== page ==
Private Pensions and Tax
All employers are legally obliged to automatically enrol their workers into a pension scheme, through a pension provider of the companyâ€™s or employeeâ€™s chosen provider. Individuals who do not have their pension paid through a PAYE scheme will have to make their own contributions to their chosen provider. This can be done as regular direct debit payments or as one-off payments throughout the year when funds are available.
Tax relief is available to UK taxpayers on pension contributions of up to 100% of their earnings or Â£40,000 annual allowance â€“ the lowest value of the two is the amount available. Employees are only subject to the tax relief on their tax returns if their employer deducts the pension before deducting income tax. This information can be calculated using the employeeâ€™s payslips. If the pension is deducted after the tax is deducted, the relief has already been applied.Examples: an individual who earns Â£30,000 may put Â£35,000 into their pension; in this case it is likely the high pension payments are due to an individual transaction. However only Â£30,000 would be subjected to tax relief, as this is the amount of earnings in the tax year. If an individual earns Â£70,000 and pays Â£50,000 to the pension pot, only Â£40,000 of their earnings would be subject to tax relief which is the lower amount of Â£40,000 or earnings.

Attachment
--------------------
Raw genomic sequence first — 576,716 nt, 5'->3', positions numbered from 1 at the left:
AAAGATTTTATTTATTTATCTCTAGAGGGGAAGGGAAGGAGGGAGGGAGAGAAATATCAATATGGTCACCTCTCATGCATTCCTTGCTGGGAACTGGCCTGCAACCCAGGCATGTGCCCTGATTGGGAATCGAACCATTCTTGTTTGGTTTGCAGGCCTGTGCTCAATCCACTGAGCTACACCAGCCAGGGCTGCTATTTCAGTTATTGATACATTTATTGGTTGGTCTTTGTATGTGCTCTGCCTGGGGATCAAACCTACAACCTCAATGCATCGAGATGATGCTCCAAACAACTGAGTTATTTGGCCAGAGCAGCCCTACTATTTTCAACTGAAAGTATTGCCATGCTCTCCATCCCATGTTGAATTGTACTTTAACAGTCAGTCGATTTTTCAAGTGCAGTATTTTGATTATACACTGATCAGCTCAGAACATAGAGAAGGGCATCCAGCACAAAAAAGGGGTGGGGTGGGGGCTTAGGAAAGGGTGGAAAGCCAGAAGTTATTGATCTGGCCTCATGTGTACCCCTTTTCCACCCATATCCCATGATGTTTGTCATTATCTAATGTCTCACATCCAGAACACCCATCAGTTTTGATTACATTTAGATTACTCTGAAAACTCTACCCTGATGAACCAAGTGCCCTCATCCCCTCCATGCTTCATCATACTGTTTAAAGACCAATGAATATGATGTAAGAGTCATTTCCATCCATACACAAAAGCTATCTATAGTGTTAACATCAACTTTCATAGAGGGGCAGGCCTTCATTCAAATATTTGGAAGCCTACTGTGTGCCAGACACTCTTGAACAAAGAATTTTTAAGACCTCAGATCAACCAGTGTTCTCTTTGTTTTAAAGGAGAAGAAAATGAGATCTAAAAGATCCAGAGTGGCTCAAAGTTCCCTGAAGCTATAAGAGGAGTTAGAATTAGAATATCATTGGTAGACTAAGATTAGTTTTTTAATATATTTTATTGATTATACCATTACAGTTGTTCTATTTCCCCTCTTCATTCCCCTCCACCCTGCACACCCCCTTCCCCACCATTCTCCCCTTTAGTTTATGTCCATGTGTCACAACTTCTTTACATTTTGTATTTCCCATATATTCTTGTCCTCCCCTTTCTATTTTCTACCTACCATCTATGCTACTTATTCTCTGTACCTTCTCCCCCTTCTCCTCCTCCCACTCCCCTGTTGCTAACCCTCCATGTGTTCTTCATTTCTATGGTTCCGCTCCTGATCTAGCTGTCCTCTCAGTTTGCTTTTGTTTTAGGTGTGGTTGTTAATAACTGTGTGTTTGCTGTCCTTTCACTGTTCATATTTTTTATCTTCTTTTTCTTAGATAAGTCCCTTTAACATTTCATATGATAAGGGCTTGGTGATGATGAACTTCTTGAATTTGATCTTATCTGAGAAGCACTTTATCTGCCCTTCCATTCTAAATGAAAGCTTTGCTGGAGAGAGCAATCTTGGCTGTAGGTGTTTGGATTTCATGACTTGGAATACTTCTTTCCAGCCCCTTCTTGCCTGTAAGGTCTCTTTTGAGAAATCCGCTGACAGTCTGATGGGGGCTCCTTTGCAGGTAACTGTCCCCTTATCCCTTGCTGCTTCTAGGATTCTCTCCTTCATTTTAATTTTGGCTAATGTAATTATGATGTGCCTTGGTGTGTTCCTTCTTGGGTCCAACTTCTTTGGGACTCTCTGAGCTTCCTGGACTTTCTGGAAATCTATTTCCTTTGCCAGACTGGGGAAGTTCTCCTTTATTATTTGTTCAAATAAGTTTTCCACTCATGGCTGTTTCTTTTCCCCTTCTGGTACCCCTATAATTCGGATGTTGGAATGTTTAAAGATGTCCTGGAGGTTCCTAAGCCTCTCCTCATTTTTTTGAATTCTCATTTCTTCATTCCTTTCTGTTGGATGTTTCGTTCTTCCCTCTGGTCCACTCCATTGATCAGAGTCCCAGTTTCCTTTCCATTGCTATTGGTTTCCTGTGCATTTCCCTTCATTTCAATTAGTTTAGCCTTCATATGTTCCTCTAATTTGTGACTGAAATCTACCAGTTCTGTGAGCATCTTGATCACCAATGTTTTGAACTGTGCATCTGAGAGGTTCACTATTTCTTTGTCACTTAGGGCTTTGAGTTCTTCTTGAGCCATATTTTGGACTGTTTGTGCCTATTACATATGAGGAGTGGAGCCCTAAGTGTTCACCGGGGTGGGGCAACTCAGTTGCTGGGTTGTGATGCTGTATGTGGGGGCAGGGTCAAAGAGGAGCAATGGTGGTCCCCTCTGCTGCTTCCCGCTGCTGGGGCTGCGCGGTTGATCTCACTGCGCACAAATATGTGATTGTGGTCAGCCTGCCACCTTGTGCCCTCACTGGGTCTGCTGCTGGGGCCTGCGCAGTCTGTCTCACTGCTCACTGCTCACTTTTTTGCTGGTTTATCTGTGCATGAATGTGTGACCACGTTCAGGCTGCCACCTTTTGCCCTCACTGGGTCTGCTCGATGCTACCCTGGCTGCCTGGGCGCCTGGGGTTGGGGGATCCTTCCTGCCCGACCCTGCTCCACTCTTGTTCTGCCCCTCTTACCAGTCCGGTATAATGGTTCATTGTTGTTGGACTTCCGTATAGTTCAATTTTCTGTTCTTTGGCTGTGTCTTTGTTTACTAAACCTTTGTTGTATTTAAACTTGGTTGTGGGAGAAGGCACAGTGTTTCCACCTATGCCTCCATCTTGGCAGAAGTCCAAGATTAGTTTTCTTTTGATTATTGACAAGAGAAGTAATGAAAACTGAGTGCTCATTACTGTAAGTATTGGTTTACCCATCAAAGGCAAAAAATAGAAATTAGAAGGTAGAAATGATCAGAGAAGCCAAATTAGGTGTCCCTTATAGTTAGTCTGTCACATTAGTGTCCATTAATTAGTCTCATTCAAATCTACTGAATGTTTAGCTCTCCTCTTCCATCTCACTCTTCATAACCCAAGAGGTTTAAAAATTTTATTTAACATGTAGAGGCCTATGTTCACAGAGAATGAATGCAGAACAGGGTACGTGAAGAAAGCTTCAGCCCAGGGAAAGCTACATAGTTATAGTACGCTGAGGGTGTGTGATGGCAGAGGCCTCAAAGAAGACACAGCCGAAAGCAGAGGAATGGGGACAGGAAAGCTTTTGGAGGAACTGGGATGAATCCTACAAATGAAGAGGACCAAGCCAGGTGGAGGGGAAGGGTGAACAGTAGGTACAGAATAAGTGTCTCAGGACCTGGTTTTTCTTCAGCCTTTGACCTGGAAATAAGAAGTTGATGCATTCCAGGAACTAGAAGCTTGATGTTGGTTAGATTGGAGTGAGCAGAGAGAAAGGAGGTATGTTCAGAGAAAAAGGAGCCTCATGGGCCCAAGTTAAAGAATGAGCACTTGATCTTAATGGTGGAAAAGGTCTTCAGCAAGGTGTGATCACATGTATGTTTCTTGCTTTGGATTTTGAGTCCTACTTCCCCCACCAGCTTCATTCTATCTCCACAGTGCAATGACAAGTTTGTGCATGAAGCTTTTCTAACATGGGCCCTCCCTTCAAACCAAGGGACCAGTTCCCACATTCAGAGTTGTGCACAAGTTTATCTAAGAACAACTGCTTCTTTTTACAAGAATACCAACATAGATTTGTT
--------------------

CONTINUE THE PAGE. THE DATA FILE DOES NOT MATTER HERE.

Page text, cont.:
The tax relief is claimable if you pay tax at rates above 20% which is the basic rate tax band for England, Wales and Northern Ireland; the pension provider claims 20% and thus decreases the tax rates used for the individualâ€™s tax calculation. So, the original rate of 40% for the higher tax band becomes 20%, and 45% for the additional rate becomes 25% in the individualâ€™s calculation.
The rates are now different in Scotland from the rest of the UK so for individuals who pay tax at 21% this becomes 1%; 41% becomes 21%; 46% becomes 26%.
If an individual pays more than the Â£40,000 annual allowance they will have to pay tax on the amount contributed that exceeds this. Pension providers will often send out statements if this amount in these cases, but if the person has more than one provider they would need statements from all providers at the end of the year as the providers will not share the contribution amounts with each other. If there is any unused annual allowance from the last three tax years this can be used to increase the allowance for the tax year return being prepared. The annual allowance of Â£40,000 can be affected if the individual withdrew money from the pot or if their threshold income is higher than Â£110,000; these factors will decrease the value of the annual allowance for that person.
This tax would not apply to someone who retired and withdrew their pension pots due to a serious illness or someone who died during the tax year.The tax relief is calculated in the self-assessment tax returns though if an individual does not fill in one of these, they can contact HMRC directly. If the pension provider is not registered with HMRC then tax relief will not be available to the individual. Tags:
Self-assessment tax return, Personal tax, pension contributions, pension providers